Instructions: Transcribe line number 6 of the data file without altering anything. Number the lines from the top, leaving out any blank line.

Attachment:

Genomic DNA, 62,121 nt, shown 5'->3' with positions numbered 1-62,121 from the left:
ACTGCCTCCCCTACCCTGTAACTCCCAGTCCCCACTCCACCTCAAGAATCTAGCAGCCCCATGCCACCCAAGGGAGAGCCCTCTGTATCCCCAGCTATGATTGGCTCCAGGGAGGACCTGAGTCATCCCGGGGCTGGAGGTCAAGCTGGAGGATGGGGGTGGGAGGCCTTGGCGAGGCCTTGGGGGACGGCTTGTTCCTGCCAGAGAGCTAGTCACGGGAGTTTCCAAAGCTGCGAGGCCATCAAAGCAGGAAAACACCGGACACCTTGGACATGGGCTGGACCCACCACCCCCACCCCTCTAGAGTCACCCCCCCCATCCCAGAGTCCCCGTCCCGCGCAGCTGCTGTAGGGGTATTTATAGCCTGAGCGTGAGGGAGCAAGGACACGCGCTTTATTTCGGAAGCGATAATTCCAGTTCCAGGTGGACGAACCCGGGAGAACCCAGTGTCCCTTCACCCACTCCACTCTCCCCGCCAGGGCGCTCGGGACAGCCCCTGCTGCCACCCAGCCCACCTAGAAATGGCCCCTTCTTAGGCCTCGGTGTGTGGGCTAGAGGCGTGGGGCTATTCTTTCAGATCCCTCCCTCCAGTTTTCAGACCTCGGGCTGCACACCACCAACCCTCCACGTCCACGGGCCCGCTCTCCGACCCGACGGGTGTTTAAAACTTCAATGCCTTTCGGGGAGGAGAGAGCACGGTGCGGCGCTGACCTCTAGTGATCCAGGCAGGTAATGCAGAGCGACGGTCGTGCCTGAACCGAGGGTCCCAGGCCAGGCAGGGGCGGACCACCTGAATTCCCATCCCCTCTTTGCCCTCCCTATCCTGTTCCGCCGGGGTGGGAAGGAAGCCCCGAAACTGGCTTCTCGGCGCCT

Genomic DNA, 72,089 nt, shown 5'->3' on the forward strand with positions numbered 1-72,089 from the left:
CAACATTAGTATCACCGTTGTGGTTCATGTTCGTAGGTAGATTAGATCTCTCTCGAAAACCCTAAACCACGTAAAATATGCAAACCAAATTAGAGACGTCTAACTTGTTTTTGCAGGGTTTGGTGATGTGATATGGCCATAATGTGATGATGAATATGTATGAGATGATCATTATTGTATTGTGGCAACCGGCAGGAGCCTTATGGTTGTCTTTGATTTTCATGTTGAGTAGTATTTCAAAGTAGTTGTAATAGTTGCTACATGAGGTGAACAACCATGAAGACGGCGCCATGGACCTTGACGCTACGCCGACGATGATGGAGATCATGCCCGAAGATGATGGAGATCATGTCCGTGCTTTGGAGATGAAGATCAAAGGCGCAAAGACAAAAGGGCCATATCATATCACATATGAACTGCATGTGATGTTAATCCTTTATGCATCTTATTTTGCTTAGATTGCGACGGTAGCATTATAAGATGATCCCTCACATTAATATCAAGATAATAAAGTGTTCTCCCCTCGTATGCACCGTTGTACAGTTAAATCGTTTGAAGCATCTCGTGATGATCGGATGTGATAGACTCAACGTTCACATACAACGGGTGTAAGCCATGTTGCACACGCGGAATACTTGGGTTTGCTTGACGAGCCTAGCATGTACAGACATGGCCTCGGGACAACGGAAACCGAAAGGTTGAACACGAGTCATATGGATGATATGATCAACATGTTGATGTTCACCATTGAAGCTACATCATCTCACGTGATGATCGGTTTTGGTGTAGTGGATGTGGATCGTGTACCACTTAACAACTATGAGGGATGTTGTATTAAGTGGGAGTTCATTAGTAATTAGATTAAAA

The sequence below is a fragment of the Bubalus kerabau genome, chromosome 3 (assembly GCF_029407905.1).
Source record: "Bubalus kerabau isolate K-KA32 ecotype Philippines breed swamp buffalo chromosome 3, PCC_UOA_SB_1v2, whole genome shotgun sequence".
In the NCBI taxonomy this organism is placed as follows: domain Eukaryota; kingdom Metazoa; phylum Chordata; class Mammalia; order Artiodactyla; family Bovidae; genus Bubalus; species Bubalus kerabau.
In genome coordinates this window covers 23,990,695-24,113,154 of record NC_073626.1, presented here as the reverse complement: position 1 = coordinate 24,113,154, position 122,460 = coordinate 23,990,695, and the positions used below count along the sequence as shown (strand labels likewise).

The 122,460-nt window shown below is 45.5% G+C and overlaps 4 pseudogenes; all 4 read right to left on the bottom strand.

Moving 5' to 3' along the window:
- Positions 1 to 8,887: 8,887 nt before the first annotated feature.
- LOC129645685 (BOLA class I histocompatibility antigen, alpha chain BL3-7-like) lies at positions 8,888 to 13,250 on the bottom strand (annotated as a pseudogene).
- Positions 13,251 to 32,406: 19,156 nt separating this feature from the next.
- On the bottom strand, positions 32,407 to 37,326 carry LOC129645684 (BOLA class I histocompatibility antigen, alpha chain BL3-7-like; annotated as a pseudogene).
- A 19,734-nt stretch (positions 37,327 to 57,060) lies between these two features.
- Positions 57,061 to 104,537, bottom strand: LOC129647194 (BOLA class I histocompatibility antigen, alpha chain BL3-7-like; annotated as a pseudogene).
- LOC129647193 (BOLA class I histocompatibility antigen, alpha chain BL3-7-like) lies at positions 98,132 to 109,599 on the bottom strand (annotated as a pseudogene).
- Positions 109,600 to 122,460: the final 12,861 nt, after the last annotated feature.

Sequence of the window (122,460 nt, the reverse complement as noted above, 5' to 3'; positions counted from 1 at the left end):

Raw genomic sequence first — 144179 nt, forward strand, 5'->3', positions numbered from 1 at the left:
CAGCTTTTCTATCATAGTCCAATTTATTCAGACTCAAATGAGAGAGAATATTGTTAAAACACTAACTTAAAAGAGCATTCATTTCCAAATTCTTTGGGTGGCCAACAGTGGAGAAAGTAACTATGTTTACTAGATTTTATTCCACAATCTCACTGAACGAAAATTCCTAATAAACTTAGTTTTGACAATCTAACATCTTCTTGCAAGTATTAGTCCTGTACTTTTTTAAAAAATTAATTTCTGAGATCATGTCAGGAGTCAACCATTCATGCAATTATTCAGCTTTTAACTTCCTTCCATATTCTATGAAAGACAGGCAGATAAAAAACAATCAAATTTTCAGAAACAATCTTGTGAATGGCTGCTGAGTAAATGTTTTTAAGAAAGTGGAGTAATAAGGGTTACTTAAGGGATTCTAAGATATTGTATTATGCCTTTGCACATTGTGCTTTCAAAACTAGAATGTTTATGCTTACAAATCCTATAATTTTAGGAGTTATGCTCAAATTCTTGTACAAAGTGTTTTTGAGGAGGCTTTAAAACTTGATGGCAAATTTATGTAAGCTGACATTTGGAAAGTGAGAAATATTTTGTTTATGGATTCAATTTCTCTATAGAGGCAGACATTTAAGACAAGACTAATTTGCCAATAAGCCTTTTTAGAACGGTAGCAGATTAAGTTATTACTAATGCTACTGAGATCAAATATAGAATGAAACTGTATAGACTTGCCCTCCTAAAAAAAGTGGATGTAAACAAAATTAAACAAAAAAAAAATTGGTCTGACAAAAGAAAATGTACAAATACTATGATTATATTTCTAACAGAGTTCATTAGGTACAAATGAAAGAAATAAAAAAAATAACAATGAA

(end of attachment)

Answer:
Source record: "Bubalus kerabau isolate K-KA32 ecotype Philippines breed swamp buffalo chromosome 3, PCC_UOA_SB_1v2, whole genome shotgun sequence".